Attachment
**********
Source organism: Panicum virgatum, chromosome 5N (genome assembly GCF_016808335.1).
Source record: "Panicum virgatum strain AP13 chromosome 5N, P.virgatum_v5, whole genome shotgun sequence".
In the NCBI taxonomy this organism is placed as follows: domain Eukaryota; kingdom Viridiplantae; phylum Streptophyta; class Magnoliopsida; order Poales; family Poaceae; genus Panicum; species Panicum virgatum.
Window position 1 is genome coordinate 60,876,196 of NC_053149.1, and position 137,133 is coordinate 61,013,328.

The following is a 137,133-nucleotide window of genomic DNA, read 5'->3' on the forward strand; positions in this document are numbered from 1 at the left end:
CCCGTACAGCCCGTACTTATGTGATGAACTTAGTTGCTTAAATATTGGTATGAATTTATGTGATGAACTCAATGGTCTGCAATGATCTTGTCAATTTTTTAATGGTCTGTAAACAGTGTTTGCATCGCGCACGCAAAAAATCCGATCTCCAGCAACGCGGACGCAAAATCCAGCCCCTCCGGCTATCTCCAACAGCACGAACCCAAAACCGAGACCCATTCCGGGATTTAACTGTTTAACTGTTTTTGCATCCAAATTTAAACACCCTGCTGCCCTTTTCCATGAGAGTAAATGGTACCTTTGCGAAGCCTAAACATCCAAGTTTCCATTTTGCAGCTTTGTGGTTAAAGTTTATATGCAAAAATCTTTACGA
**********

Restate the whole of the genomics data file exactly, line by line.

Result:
Source organism: Panicum virgatum, chromosome 5N (genome assembly GCF_016808335.1).
Source record: "Panicum virgatum strain AP13 chromosome 5N, P.virgatum_v5, whole genome shotgun sequence".
In the NCBI taxonomy this organism is placed as follows: domain Eukaryota; kingdom Viridiplantae; phylum Streptophyta; class Magnoliopsida; order Poales; family Poaceae; genus Panicum; species Panicum virgatum.
Window position 1 is genome coordinate 60,876,196 of NC_053149.1, and position 137,133 is coordinate 61,013,328.

The following is a 137,133-nucleotide window of genomic DNA, read 5'->3' on the forward strand; positions in this document are numbered from 1 at the left end:
CCCGTACAGCCCGTACTTATGTGATGAACTTAGTTGCTTAAATATTGGTATGAATTTATGTGATGAACTCAATGGTCTGCAATGATCTTGTCAATTTTTTAATGGTCTGTAAACAGTGTTTGCATCGCGCACGCAAAAAATCCGATCTCCAGCAACGCGGACGCAAAATCCAGCCCCTCCGGCTATCTCCAACAGCACGAACCCAAAACCGAGACCCATTCCGGGATTTAACTGTTTAACTGTTTTTGCATCCAAATTTAAACACCCTGCTGCCCTTTTCCATGAGAGTAAATGGTACCTTTGCGAAGCCTAAACATCCAAGTTTCCATTTTGCAGCTTTGTGGTTAAAGTTTATATGCAAAAATCTTTACGA